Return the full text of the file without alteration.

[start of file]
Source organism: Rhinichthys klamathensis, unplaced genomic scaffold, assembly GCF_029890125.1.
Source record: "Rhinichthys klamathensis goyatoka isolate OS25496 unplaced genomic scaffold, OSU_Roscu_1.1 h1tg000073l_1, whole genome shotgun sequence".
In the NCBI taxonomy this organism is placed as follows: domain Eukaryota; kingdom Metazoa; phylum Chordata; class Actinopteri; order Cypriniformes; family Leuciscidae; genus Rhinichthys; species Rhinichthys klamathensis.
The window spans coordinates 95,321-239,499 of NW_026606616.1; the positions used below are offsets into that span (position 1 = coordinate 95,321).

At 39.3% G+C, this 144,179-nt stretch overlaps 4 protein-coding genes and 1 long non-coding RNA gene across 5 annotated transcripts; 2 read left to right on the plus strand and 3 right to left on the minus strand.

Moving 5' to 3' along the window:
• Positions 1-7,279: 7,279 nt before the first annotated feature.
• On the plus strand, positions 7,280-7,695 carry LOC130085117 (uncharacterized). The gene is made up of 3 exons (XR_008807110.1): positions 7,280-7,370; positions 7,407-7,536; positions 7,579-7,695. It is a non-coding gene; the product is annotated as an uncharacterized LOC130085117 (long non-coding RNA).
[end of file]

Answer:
Source organism: Rhinichthys klamathensis, unplaced genomic scaffold, assembly GCF_029890125.1.
Source record: "Rhinichthys klamathensis goyatoka isolate OS25496 unplaced genomic scaffold, OSU_Roscu_1.1 h1tg000073l_1, whole genome shotgun sequence".
In the NCBI taxonomy this organism is placed as follows: domain Eukaryota; kingdom Metazoa; phylum Chordata; class Actinopteri; order Cypriniformes; family Leuciscidae; genus Rhinichthys; species Rhinichthys klamathensis.
The window spans coordinates 95,321-239,499 of NW_026606616.1; the positions used below are offsets into that span (position 1 = coordinate 95,321).

At 39.3% G+C, this 144,179-nt stretch overlaps 4 protein-coding genes and 1 long non-coding RNA gene across 5 annotated transcripts; 2 read left to right on the plus strand and 3 right to left on the minus strand.

Moving 5' to 3' along the window:
• Positions 1-7,279: 7,279 nt before the first annotated feature.
• On the plus strand, positions 7,280-7,695 carry LOC130085117 (uncharacterized). The gene is made up of 3 exons (XR_008807110.1): positions 7,280-7,370; positions 7,407-7,536; positions 7,579-7,695. It is a non-coding gene; the product is annotated as an uncharacterized LOC130085117 (long non-coding RNA).